Hatch Statement at Finance Committee Hearing Examining The U.S.-Panama Trade Promotion Agreement
WASHINGTON – U.S. Senator Orrin Hatch (R-Utah), Ranking Member of the Senate Finance Committee, today delivered the following opening statement at a committee hearing examining the U.S.-Panama Trade Promotion Agreement:
Sitting at the cross-roads of the Americas, Panama has long played an important role in linking economies from around the globe. As early as 1501, explorers recognized the unique geography of the isthmus could serve as a vital link between the new world and the old. Panama soon grew and prospered into a thriving marketplace through trade.
Dreams of a more efficient pathway across the seas dominated much of Panama’s history. That dream was realized in 1914 when, under President Theodore Roosevelt’s leadership, the United States completed construction of the Panama Canal. Today, Panama continues to pursue this dream as it engages in an ambitious construction project to broaden and deepen the canal. This work will help ensure that Panama continues to play its unique role as an international trade hub for the world’s goods.
But of course Panama is much more than the Panama Canal. Today, Panama is a thriving democracy. With one of the fastest growing economies in Latin America, Panama is a land of new opportunities for workers and entrepreneurs from around the world. Panama’s commitment to open markets and fiscal transparency secures its place as one of the financial hubs of the world.
With the approval of our free trade agreement with Panama, the United States has the opportunity to provide significant new access for U.S. workers to this growing economy. Today, ninety-eight percent of Panama’s goods enter the U.S. duty free. Our trade agreement will turn this one-way street into a two-way partnership. Once implemented, eighty-seven percent of U.S. goods will enter Panama duty free immediately under the FTA. This is good news for workers in my home state of Utah, where we already export an average of $4.4 million per year in goods to Panama.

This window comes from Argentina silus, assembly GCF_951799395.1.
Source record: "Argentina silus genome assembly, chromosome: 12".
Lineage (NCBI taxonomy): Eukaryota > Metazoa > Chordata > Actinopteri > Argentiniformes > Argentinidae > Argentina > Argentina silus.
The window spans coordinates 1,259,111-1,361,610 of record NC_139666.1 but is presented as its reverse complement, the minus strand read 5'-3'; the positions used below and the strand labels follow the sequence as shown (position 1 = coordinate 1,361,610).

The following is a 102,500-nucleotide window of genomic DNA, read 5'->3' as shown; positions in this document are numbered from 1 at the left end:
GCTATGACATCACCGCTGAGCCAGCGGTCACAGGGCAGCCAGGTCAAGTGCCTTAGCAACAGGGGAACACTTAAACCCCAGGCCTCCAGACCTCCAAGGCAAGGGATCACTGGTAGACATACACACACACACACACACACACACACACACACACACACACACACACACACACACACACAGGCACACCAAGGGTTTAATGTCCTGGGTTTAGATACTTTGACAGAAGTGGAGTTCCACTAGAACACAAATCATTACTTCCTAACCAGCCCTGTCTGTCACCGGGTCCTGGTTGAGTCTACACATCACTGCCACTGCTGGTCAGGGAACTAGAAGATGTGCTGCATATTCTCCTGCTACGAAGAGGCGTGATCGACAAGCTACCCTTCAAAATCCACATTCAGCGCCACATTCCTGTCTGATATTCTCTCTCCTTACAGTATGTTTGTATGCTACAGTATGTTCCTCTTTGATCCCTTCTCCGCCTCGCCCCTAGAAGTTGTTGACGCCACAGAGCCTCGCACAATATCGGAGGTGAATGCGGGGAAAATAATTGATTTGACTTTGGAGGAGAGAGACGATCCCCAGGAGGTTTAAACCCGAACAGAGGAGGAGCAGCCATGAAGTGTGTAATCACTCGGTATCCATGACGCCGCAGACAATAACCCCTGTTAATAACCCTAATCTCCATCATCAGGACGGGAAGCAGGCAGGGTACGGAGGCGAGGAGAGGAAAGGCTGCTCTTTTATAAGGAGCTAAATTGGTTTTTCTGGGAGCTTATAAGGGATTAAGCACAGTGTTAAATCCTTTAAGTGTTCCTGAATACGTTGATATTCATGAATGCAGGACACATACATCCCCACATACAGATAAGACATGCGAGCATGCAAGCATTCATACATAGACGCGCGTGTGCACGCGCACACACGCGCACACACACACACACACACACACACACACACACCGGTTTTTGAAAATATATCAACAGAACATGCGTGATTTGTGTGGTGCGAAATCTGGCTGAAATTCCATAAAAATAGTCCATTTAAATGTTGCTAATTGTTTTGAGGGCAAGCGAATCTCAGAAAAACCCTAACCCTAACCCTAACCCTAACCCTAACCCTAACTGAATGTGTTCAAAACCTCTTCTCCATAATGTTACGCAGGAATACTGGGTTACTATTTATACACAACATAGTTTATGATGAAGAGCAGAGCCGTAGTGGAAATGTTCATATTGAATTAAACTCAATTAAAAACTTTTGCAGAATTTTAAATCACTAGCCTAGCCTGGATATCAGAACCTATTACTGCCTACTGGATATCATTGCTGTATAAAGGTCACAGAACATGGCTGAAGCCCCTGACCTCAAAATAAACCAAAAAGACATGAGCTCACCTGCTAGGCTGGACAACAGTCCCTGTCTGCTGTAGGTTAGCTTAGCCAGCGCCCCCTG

The agreement locks in other benefits for U.S. workers. Services firms will have guaranteed access to Panama’s 20.6 billion dollar services market. American farmers and ranchers will gain new market access through tariff reductions and a fair regulatory environment which will enable them to sell more products to Panama’s growing consumer class. Small businesses from across the country will benefit from greater customs transparency and a more open government procurement market.
I hope our workers will soon have an opportunity to take advantage of this agreement. It has been almost four years since we completed these negotiations. The Obama administration first testified before the Finance Committee in conditional support of this agreement almost two years ago to the day. However, progress on the agreement stalled while the Administration attempted to formulate a framework for its trade policy. The Administration then set forth a number of labor and tax transparency conditions for Panama to undertake before they would even consider allowing U.S. workers to fairly compete in Panama’s markets by sending the agreement to Congress. Now that Panama has met these demands; one would think the path forward would be assured.
Yet, the Administration continues to delay, requiring that Congress agree to an unrelated spending program before they will send the Panama agreement to us for a vote. There should be no more delay. The only workers that are going to benefit from continued inaction are in Canada and Europe. As the Administration sat by, these governments moved ahead to craft their own agreements to benefit their workers. If we don’t act, these agreements will enable Canadian and European workers to leave us behind as they seize Panama’s markets. The lesson is simple, if we don’t take advantage of this market, others will.
This agreement will pass with strong bipartisan support, if only the Administration will take action and submit it for a vote in Congress. The benefits of this agreement have been on hold for much too long. It is time for us to approve this agreement, to provide our workers with fair access to this growing market, and to solidify our strategic relationship with a key Latin American ally.
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